Problem protein could be new drug target for preventing heart attacks
Atherosclerosis is a disease where fatty plaques build up in the arteries, increasing a person’s risk of suffering a heart attack or stroke. But now, researchers at Oxford University have found a protein that appears to trigger this cascade of events, and drugs that target it could lead to new prevention methods for these deadly buildups.
In many people – but particularly those who smoke or eat high-fat diets – arteries tend to become damaged over time. Areas where the arteries bend or branch off are more vulnerable to chronic inflammation, which affects blood flow and triggers plaques to build up at that site. That in turn limits blood flow further, eventually contributing to heart attacks and strokes.
Scientists don’t yet know how all the pieces fit together in this process, but it seems that certain molecules act as “mechanosensors.” Basically, that means they detect disturbances in blood flow caused by arterial damage. Now, a team of Oxford researchers has found that a mechanosensing protein called Plexin D1 seems to be implicated quite heavily in the formation of plaques.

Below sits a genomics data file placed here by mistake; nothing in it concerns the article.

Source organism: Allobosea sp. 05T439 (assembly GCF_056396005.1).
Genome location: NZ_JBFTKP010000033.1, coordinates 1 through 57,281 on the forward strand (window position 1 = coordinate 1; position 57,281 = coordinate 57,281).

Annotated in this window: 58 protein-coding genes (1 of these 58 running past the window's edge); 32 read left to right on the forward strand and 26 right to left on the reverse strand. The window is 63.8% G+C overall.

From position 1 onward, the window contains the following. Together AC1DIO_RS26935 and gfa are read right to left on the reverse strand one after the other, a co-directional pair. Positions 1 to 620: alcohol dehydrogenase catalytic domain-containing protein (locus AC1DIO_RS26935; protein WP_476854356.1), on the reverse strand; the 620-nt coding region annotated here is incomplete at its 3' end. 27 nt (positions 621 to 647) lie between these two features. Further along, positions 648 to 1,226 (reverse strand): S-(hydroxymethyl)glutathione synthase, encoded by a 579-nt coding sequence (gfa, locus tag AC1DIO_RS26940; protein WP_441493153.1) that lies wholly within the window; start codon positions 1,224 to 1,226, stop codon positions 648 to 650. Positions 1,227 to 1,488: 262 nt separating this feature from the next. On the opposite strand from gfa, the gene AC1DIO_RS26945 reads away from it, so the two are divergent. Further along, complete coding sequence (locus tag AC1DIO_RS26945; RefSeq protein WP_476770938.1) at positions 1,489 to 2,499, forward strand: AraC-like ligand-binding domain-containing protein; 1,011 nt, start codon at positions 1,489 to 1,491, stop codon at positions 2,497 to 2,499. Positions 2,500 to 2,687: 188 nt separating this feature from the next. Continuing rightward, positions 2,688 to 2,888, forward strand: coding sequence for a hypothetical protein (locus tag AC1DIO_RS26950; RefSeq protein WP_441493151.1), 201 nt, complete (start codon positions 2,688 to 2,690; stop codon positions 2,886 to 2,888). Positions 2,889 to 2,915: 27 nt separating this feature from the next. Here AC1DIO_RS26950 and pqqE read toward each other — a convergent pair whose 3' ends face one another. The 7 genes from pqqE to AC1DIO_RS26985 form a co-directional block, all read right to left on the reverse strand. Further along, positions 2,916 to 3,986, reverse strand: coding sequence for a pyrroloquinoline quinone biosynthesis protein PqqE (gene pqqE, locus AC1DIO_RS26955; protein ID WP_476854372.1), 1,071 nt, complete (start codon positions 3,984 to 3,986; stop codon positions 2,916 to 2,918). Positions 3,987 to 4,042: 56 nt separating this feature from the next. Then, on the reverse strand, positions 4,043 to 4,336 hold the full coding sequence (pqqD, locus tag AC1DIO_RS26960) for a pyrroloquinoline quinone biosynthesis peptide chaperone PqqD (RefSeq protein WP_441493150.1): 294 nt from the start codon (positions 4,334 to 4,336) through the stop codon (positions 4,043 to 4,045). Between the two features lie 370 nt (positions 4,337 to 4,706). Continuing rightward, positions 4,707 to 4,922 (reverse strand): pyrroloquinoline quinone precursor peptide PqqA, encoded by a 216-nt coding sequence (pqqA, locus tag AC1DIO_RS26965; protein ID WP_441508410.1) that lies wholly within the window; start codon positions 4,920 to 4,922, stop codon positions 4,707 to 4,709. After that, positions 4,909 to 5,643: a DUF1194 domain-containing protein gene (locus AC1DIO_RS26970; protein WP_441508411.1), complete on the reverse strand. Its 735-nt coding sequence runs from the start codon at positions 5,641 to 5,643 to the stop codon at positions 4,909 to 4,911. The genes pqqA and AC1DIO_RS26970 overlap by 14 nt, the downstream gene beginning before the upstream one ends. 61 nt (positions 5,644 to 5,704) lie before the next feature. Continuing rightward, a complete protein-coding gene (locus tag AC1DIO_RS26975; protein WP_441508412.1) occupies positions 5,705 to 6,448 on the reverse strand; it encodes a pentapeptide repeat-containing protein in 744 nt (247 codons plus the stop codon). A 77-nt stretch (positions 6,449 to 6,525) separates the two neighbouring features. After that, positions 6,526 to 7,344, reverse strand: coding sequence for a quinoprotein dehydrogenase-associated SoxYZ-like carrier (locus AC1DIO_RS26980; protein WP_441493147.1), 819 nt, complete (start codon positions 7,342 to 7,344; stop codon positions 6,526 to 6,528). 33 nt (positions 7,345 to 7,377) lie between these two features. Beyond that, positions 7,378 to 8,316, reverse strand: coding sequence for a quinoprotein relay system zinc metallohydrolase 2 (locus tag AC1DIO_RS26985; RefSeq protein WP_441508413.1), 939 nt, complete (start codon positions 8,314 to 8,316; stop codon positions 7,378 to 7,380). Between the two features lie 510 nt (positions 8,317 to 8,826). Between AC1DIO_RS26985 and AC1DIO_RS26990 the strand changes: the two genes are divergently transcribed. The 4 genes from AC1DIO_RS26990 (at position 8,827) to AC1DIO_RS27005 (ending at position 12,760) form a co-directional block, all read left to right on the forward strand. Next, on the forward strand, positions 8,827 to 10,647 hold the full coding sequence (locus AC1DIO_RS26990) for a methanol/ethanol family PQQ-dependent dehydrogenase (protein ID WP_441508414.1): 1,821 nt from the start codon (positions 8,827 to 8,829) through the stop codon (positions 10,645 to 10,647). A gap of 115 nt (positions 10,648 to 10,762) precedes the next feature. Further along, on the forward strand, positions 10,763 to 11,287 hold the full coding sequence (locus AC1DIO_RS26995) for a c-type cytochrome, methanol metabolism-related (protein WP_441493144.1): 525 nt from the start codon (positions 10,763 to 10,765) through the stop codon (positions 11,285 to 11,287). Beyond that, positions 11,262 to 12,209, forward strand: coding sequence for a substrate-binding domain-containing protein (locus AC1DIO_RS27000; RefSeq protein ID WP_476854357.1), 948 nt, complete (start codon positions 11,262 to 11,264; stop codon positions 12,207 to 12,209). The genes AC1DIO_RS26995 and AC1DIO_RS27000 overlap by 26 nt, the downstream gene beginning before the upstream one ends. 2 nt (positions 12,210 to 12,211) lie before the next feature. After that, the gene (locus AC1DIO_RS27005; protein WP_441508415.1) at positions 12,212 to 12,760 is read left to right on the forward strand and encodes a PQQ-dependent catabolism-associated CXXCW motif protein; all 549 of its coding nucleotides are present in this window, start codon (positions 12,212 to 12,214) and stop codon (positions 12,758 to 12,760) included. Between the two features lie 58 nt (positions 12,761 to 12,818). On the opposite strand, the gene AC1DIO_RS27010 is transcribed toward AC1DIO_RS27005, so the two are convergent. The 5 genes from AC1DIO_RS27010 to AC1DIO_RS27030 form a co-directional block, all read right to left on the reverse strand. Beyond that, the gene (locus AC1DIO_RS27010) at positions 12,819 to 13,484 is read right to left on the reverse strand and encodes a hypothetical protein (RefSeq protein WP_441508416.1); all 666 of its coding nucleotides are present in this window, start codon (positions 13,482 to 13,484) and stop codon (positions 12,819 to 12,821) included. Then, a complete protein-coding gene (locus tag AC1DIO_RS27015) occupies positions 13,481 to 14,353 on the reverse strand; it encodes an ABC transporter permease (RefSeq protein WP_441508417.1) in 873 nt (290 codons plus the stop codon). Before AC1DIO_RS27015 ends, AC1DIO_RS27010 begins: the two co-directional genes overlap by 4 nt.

“We used very tiny magnetic ‘tweezers’ to pull on the Plexin D1 protein, and we found that it responded to the pulling force by releasing signals that start a domino effect, ultimately resulting in plaque that can go on to cause a heart attack,” says Ellie Tzima, lead researcher on the study.
The team tested the protein’s role in mice, and found that it can fold itself into two main shapes – a closed ring or an open “chair-like” shape. And importantly, this changed its effects. Only the chair-shaped proteins responded to the tweezers, while the ring-shaped ones ignored it.
The researchers engineered cells that only had the ring-shaped Plexin D1, and sure enough, they didn’t respond to the blood flow disturbances and as such, didn’t trigger the processes that lead to plaque buildup. Going a step further, the team engineered mice to only have ring-shaped Plexin D1, and their arteries accumulated much less plaque, even when fed a high-fat diet.
The discovery of this protein and mechanism isn’t directly applicable to humans yet, but the team says that it uncovers an important new target for developing drugs that could one day prevent atherosclerosis.
“We’re now screening drug libraries to try a drug that blocks only the chair-shaped Plexin D1, so that we can block plaques before they even start,” says Tzima.
The research was published in the journal Nature.
Source: Oxford University